And it was during those summers in the log cabin that Hill began what he describes as “gardening gone mad,” a hobby so successful that he ended up transporting his vegetables to his Mississauga neighbourhood to sell.

Eventually Hill decided he could grow fields of crops with the same effort he was dedicating to his vegetable garden. So with an engineer’s diligent preparation, he enrolled in crop farming correspondence courses from the University of Guelph, and planted a soybean field.

Upon retirement from Hydro, Hill relocated to Ohsweken, and along with his wife Cheryle, founded what has become Hillsfield Farms, a successful 2,000 acre grain and oilseeds farm.

But his efforts and innovations have gone far beyond ensuring his own success. Hill helped introduce new crops and promote agribusiness in the Six Nations community, and organized his fellow farmers into the First Nations Agri Group co-op for bulk seed and fertilizer purchases.

He was also involved in establishing the $150 million Integrated Grain Processors Cooperative Ethanol Plant in Chatham, and has headed up the Ontario Soil and Crop Improvement Association, the Brant County Federation of Agriculture, and the Two Rivers Community Development Fund.

In recognition of his many efforts and initiatives, Hill will be inducted into the Ontario Agricultural Hall of Fame this year.

“This comes as a complete surprise, and I am truly honoured to be included in such an esteemed group of agricultural pioneers,” he says modestly.

But engineering and agriculture are only two of Hill’s passions. The last few years have seen his attention drawn to his community’s past. “I’ve come to history later in life,” he explains.

In some ways, however, he is actually returning to history.

As a child and teenager, Hill took part in an annual Six Nations theatrical recounting of Haudenosaunee history under the stage name Floating Eagle. The pageant plays, organized by former Cayuga school teacher Emily General, served to share Six Nations history with the broader community.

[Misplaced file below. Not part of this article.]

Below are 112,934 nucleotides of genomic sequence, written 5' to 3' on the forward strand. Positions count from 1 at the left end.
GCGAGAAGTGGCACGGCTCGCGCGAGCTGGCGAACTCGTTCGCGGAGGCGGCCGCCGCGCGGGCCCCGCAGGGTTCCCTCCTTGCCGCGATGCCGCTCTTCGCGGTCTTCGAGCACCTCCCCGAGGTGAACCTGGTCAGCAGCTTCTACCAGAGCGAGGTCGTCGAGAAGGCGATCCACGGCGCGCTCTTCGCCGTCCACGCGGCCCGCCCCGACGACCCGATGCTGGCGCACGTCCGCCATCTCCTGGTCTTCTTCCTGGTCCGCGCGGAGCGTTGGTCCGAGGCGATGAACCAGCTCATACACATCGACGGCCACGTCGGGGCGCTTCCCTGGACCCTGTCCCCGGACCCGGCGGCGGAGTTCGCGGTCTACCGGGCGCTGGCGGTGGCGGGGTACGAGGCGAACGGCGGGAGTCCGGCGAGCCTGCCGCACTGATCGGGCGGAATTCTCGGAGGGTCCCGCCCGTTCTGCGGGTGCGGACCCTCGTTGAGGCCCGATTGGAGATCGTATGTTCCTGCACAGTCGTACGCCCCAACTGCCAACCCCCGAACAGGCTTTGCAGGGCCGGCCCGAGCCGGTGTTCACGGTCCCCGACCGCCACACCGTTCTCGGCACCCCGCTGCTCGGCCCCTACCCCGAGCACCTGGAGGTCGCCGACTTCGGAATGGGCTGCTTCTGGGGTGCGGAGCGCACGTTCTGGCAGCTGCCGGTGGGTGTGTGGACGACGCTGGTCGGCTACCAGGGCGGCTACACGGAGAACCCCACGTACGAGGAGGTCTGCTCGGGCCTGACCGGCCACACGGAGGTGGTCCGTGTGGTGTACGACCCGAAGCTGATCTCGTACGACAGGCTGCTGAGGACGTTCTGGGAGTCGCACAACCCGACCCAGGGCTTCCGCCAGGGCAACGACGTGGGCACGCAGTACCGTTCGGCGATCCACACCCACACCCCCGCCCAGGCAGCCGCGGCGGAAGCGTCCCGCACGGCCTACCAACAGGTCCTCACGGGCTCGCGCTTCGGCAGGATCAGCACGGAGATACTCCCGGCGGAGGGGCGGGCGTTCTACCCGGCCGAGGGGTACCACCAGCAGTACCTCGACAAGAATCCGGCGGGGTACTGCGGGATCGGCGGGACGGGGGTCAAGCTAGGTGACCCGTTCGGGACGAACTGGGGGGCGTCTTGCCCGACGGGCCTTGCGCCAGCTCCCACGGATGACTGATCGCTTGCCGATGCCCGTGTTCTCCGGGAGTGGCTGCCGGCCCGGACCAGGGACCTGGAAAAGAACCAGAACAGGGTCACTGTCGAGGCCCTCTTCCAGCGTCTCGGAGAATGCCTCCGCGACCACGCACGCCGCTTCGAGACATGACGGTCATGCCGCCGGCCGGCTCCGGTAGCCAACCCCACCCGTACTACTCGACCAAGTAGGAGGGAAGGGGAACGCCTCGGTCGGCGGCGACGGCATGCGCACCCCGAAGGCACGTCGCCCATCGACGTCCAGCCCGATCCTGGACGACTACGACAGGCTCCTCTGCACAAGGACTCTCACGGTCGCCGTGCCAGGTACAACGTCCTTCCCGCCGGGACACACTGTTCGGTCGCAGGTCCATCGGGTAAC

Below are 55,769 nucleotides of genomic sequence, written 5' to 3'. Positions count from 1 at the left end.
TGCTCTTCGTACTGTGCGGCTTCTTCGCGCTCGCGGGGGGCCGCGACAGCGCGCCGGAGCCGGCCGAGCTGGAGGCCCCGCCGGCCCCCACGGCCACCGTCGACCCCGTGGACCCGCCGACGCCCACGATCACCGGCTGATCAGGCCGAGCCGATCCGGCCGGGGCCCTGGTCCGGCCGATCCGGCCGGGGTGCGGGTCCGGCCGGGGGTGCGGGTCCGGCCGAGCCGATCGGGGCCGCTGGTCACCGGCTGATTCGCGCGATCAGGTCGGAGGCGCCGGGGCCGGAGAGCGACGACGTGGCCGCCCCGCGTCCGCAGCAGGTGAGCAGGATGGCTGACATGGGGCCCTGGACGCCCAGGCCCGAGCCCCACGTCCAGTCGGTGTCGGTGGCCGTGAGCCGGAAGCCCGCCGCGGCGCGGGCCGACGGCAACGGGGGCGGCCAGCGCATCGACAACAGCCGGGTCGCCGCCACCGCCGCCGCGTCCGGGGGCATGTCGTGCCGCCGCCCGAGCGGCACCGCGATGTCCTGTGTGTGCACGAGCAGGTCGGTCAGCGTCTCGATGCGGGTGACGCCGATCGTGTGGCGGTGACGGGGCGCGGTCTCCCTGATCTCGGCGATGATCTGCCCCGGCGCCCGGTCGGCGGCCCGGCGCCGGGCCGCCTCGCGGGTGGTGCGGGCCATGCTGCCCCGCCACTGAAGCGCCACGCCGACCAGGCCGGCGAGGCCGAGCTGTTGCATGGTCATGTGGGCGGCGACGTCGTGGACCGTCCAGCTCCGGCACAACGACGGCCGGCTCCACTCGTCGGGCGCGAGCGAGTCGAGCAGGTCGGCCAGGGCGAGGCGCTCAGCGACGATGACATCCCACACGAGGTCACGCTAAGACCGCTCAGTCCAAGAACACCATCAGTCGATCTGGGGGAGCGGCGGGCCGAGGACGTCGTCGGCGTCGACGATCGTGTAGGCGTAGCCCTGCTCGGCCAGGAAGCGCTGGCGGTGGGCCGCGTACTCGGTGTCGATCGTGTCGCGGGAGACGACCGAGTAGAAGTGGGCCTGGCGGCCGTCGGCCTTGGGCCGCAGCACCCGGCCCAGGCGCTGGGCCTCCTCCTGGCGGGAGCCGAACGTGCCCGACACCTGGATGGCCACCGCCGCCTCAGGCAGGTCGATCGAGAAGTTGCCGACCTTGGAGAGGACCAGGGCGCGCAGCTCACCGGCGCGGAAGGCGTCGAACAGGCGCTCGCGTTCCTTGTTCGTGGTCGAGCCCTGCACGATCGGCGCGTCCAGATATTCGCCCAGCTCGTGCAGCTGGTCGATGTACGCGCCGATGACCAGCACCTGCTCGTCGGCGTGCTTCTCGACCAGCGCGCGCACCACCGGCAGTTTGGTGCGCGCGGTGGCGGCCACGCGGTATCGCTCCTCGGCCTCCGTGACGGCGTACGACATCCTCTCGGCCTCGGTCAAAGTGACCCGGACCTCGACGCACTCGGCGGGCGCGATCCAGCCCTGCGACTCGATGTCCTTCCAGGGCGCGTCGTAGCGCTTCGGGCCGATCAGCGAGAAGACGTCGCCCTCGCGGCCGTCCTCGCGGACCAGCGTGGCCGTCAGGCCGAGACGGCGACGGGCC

Most recently, he has contributed to the preservation and protection of Ontario’s oldest surviving church. Known officially as Her Majesty’s Royal Chapel of the Mohawks, Hill describes the Six Nations’ building as “a crossroads of history.”

Originally built by the Crown as Upper Canada’s first Protestant church, it was given to Loyalist First Nations who supported the British during the American Revolution.

As chairman of a committee that oversaw the recent restoration of the chapel, Hill was inspired to research and record the building’s history in a 78-page book. He also gives tours of the chapel that involve “reading the history recorded in the stained glass windows” for visitors, and serves as organist for the congregation.

But despite his love of history, Hill keeps his focus firmly on the future. From new crops and farm innovations, to emerging business trends, he recognizes the importance of adapting to a transforming world.

His advice for today’s young engineers is simple: “No matter what you’re doing, set yourself up to be open to change.”